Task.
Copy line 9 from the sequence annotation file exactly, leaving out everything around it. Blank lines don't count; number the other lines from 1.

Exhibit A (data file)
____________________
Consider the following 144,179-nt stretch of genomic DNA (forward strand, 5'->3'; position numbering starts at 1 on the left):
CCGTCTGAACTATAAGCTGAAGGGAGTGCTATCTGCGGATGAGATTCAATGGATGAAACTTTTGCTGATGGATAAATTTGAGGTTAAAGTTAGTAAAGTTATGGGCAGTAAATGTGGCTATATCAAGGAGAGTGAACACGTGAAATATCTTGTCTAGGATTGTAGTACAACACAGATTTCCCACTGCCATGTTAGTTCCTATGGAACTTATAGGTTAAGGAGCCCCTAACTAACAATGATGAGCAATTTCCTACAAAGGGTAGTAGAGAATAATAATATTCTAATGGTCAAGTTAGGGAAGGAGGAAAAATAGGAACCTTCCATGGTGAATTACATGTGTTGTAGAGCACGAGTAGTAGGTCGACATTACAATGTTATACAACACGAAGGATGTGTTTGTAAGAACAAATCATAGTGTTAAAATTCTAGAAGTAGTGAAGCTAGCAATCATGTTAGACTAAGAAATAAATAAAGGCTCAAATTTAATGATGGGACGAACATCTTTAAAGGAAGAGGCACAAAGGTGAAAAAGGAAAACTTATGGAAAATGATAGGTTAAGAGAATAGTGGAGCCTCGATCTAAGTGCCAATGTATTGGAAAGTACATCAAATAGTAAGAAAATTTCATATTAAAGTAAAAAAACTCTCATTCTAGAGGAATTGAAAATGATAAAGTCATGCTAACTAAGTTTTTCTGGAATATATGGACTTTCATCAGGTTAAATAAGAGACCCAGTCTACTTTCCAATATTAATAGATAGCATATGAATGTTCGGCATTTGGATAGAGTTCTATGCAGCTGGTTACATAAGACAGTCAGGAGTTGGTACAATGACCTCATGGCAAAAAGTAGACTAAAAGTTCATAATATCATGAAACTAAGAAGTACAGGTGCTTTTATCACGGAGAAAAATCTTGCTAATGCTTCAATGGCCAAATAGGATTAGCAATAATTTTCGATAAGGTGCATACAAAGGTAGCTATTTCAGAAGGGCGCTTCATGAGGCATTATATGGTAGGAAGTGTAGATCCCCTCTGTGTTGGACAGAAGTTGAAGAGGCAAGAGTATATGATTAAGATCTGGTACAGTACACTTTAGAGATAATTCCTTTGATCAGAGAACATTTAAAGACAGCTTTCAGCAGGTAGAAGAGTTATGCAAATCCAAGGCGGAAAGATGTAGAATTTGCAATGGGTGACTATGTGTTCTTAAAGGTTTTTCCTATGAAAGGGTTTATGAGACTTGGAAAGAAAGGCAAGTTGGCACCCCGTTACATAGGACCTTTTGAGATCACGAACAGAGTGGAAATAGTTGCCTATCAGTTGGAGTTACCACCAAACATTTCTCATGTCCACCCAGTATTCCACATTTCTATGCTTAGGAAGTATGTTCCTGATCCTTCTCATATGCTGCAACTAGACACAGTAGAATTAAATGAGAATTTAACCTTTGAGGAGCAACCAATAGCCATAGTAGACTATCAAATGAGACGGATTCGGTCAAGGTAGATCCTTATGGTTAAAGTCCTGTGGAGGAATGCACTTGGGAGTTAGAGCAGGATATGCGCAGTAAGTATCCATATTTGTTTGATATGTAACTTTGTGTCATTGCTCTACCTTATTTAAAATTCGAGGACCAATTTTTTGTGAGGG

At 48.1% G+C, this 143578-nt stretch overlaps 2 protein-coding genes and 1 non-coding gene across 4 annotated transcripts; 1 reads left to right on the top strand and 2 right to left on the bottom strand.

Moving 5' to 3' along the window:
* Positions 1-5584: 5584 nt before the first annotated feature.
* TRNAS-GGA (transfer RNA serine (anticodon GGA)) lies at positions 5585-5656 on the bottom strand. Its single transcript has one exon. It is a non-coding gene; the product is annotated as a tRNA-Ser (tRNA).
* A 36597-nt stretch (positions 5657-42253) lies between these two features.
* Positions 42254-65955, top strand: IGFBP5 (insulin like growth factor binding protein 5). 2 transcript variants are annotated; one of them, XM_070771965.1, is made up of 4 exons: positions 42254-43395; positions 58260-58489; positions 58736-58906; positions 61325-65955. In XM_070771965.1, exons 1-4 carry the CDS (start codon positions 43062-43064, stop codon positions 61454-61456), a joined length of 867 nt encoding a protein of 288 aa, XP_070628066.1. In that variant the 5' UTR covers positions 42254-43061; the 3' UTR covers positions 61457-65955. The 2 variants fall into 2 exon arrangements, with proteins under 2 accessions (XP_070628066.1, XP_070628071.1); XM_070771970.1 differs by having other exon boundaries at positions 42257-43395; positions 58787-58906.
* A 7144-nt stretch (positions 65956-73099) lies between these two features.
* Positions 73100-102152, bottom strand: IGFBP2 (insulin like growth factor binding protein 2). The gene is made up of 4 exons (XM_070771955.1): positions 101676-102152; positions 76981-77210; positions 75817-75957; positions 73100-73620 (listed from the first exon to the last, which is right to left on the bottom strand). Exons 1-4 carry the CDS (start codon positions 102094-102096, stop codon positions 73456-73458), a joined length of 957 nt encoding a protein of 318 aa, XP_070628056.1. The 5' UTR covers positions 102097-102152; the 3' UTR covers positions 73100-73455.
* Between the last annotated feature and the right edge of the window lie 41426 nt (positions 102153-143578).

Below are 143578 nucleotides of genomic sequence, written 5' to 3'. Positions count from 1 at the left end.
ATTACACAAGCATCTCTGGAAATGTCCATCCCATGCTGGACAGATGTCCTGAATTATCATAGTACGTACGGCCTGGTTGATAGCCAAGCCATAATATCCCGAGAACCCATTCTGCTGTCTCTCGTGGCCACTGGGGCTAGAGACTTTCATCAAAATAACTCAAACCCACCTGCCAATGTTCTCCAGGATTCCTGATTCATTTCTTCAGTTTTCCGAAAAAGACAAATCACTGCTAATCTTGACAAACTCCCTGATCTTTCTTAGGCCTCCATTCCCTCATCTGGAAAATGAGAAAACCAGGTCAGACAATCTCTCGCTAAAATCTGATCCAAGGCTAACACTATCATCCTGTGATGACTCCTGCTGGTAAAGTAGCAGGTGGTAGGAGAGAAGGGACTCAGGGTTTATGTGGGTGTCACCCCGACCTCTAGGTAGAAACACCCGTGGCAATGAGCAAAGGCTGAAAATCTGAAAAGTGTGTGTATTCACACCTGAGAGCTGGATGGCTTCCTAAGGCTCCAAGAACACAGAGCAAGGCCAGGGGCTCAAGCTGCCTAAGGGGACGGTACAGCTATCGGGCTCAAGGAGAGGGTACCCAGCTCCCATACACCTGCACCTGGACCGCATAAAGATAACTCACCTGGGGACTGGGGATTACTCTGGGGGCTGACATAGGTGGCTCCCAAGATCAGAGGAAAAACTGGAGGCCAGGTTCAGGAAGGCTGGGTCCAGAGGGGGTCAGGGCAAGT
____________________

* A 7144-nt stretch (positions 65956-73099) lies between these two features.